Maneno Matamu: Tell us a bit about yourself and what you’ve been doing so far!
Ngartia: I am Ngatia Bryan. I attempt to write: I do a little bit of poetry. I’ve been writing for quite some time, since I was a kid, mostly creative writing.
I am also into other arts such as photography and theatre.
I mostly write in English but I usually perform in Sheng’ because I find it to be a more comfortable way to convey the message I put in my poems.
MM: Interesting! How did you find out that Sheng’ was your preferred mode of expression?
N: I started out by performing in English but I realized that I was talking about our real-life experiences and that by using English, I was alienating part of my audience. Most of them left English at school…when talking about something we’ve experienced, it’s good to talk in a language that everybody will understand.
Sheng’ is also a cocktail of several languages and that makes it a good language to play with.
MM: Are there any other languages you write in?
N: Oh yes! I am actually very lucky. I know Kikuyu and Kimeru. I’ve written in both, though I am better at Kikuyu which I learnt in class 1 and 2 [First two years of primary school in the Kenyan system]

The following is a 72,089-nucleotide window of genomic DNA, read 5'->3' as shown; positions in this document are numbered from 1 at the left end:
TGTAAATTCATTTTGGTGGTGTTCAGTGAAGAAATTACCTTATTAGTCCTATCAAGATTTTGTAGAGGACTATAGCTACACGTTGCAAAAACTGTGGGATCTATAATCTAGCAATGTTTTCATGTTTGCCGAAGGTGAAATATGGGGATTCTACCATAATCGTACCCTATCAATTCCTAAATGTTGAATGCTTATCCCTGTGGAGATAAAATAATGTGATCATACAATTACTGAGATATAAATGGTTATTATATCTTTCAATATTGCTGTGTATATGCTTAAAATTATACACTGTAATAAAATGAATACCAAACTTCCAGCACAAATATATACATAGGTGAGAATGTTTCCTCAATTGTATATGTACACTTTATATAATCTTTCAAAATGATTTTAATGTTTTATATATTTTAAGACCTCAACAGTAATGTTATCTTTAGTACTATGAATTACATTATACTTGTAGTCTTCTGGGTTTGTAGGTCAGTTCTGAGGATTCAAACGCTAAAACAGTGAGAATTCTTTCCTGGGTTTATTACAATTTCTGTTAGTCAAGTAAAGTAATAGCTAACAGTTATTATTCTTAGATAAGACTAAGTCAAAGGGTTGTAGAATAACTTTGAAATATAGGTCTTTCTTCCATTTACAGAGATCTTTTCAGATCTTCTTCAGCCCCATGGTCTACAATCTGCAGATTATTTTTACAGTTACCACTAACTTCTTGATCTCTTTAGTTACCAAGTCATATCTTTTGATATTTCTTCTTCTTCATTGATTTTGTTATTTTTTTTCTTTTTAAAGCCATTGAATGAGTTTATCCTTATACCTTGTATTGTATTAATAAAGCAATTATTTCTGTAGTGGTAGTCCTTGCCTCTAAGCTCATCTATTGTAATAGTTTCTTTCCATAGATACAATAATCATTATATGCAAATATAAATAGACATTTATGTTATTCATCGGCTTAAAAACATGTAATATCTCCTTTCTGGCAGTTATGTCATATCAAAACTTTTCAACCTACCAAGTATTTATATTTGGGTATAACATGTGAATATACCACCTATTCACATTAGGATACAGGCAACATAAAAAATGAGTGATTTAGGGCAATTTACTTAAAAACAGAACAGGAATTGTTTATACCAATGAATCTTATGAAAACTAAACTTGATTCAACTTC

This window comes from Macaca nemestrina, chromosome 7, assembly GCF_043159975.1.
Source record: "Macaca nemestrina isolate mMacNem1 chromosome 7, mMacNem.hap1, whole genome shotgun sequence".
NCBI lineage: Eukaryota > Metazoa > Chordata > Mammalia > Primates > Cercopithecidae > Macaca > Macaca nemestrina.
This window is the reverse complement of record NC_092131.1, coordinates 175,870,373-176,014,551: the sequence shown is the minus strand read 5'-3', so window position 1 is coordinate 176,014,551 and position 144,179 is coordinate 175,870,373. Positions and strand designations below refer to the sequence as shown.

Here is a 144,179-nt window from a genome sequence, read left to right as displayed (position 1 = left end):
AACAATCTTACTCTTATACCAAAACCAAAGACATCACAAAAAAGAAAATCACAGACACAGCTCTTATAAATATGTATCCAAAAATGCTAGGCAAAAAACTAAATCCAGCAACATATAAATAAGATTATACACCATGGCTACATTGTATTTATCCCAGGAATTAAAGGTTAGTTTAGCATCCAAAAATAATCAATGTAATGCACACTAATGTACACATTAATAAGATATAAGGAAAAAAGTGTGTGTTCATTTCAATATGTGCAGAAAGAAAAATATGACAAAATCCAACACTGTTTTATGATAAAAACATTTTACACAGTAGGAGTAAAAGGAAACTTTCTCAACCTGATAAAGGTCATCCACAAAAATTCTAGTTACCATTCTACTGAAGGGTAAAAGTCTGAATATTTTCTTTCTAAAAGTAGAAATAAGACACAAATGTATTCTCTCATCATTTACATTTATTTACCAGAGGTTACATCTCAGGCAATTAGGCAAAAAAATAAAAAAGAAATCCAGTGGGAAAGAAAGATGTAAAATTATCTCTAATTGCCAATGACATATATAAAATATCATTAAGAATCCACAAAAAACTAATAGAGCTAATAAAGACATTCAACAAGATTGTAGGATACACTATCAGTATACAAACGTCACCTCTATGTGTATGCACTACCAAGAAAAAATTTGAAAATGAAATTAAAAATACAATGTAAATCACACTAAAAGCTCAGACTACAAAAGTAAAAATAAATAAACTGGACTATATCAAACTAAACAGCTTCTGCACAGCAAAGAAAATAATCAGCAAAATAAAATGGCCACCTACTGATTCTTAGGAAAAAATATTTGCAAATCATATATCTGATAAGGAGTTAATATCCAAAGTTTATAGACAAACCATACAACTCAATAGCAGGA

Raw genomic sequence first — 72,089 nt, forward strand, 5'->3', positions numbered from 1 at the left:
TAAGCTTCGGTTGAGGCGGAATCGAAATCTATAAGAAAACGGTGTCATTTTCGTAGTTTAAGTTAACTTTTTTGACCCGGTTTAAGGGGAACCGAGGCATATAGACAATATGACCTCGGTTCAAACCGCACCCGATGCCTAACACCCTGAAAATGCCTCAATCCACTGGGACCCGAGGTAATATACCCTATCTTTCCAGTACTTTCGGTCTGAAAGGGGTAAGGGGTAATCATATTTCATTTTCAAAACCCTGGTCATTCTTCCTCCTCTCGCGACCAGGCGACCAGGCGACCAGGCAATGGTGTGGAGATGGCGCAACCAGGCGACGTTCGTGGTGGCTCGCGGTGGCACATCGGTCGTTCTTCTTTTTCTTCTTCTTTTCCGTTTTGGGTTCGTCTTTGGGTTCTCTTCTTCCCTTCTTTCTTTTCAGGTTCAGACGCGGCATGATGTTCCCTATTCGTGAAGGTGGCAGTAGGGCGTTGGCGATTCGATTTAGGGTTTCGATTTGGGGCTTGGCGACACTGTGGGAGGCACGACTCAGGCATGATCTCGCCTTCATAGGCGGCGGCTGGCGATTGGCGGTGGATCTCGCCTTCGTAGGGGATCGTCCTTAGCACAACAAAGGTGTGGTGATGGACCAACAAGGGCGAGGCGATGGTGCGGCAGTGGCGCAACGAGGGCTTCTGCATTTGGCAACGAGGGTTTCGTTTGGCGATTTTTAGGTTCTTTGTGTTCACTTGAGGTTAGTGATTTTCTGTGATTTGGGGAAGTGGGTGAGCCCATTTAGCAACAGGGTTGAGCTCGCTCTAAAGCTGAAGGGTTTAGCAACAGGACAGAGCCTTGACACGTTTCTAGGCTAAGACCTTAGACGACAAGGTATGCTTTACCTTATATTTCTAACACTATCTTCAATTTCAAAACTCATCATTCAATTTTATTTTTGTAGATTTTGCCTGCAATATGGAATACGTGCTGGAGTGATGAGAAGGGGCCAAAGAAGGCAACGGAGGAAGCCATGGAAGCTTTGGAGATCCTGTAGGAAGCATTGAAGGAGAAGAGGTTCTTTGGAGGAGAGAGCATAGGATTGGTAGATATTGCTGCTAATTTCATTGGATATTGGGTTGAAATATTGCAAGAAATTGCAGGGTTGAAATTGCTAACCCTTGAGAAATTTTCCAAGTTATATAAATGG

MM: You were telling us earlier that you started writing from a young age. How has your relationship to language and poetry evolved over time?
N: At school, I used to be a very tiny guy and other students would pick on me. I couldn’t do much about it so I resorted to writing. I’d just grab a pen and rant and eventually it developed into an art.
I went on to write Swahili shairis but over time I discovered that I was not so keen on applying rules and shairis have far too many!
I read a lot of fiction as well and some of my readings inspire me.
MM: I hear that you are also involved in the Story Zetu blog…
N: Story Zetu is a pretty small initiative but we are hoping to grow. We are four of us, each blogging on our own, and we decided to come together to help upcoming poets to get noticed.
You see, some people write but they are too shy to perform and no one knows of them. Each week, a poet is featured, giving him/her a chance to showcase his/her work. The pieces are followed by a Q&A at the end of the week.
We alternate between lesser known and established poets. This way, we boost the upcoming artists’ exposure.
Another area we focus on is expression in African languages. We have a rich culture that we are wasting! I think if someone sees something published online in their language, they might be interested to share some of their own writings.
We are a young team writing stories about regular people: that student in Githurai, that mama who sells clothes in Kikomba, they are the essence of Story Zetu.
MM: You’ve performed at a few venues here in Nairobi and you’re known to at least some in the local poetry circles. What do you have in store for the future?
N: OK, first I’m not famous! (giggles) Let’s say a few people know me and I know a few.
I am thinking of recording my poetry which I am hoping to be able to distribute for free. That’s what I am concentrating on now. I am also looking at publishing a small book of poetry.